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Local Government Finance Settlement 2023-24

Volume 725: debated on Monday 19 December 2022


On 12 December, I published a policy statement outlining proposals for the 2023-24 local government finance settlement and details of funding in 2024-25. Today, I have set out the provisional local government finance settlement for 2023-24 and launched our formal consultation on the proposals. This settlement provides a 9% increase in national level core spending power, making available almost £5 billion in additional resources, demonstrating how Government stand behind councils up and down the country.

Together, the policy statement published on 12 December, and this proposed settlement:

Give multi-year certainty to local authorities, allowing them to plan ahead with more confidence over the rest of the spending review period.

Ensure stability by introducing a one-off funding guarantee to ensure that every council sees at least a 3% increase in core spending power next year before any local decisions on council tax rates.

Provide around £2 billion in additional grant for children’s and adult social care in 2023-24.

Maintain a balance on council tax, protecting residents from excessive increases while allowing councils to generate income to deliver local services.


Local government has long called for greater certainty on funding following repeated one-year settlements. In the policy statement published on 12 December, the Government have provided this certainty by setting out clearly our intentions and proposals for the 2024-25 settlement.


Government recognise that all local authorities are facing pressures. In this proposed settlement we are taking action to provide stability for all local authorities, across all tiers of local government, to support the vital work they undertake for communities across the country.

We are introducing a new, one-off funding guarantee that ensures every local authority will see a minimum 3% increase in their core spending power, before taking any local decisions to increase council tax rates.

Social Care

Adult and children’s social care services provide crucial support to care users and young people in need, and this proposed settlement provides significant additional funding for this key area of concern. Government have listened, and we know that many local authorities are already facing difficult decisions brought on by inflationary and demand pressures. This is why we are providing around £2 billion in additional grant for social care, compared to 2022-23. Additionally, for social care authorities, we are consulting on a 2% precept for 2023-24. The council tax referendum provisions are not a cap, nor do they force councils to set taxes at the threshold level. When taking decisions on council tax levels, local authorities should recognise the pressures many households are facing.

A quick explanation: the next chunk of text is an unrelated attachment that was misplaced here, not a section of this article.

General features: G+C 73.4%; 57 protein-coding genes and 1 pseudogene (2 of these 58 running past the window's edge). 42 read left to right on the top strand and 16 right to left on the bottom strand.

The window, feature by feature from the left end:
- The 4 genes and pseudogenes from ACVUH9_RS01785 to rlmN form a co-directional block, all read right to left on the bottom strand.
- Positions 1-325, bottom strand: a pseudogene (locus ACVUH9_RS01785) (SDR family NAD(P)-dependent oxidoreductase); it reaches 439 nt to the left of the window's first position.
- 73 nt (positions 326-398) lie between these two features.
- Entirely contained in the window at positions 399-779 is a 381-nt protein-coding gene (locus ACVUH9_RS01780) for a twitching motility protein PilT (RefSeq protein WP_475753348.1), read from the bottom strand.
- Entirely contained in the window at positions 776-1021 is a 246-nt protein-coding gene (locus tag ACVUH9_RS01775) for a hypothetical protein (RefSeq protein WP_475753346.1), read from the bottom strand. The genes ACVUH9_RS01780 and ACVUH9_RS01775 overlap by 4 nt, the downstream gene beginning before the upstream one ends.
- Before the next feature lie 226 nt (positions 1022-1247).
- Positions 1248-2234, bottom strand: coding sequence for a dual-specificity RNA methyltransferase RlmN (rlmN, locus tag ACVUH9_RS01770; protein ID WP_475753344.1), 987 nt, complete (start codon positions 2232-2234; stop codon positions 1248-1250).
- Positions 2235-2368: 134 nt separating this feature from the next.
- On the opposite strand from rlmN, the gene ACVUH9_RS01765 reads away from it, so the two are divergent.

We have also listened to councils’ concerns about implementing adult social care charging reform in light of these pressures. That is why Government have made the difficult decision to delay these reforms, and to prioritise core pressures rather than risk destabilising the market. The funding intended for implementation will be retained in local authority budgets.

Council Tax

The Government’s manifesto commits to continuing to protect local taxpayers from excessive council tax increases. This is an additional local democratic check and balance to avoid a repeat of what was seen under the last Labour Government when council tax more than doubled. The Government intend to proceed with a core referendum principle of 3% for 2023-24. Furthermore, we are proposing a bespoke council tax referendum principle of up to 3% or £5, whichever is higher, for shire districts. On top of this, we intend to proceed with a £5 referendum principle on band D bills for all fire and rescue authorities and a £15 referendum principle on band D bills for police and crime commissioners.

This proposed package of referendum principles strikes a fair balance. The council tax referendum provisions are not a cap, nor do they force councils to set taxes at the threshold level.

The Mayor of London has requested flexibility to levy an additional £20 on band D bills to the Greater London Authority (GLA) precept to provide extra funding for Transport for London (TfL). The Government have expressed ongoing concern about the management of TfL by this Mayor, and it is disappointing that London taxpayers are having to foot the bill for the GLA’s poor governance and decision making. While the Government will not oppose this request, any decision to increase the precept is solely one for the Mayor, who should take into account the pressures that Londoners are currently facing on living costs and his decision to raise his share of council tax by 8.8% last year.

We are also today announcing £100 million of additional funding for local authorities to support the most vulnerable households in England. This funding will allow councils to deliver additional support to the 3.8 million households already receiving council tax support, whilst also providing councils with the resources and flexibility to determine the local approaches to support other vulnerable households in their area.


These proposals will provide councils with the support they need. They give certainty, ensure stability, provide significant additional resources for social care, and maintain balance on council tax.

I welcome representations from all interested parties on the consultation we have launched today. The consultation will run until 16 January. The Local Government Minister will also be holding engagement sessions for Members of Parliament in the week commencing 9 January 2023.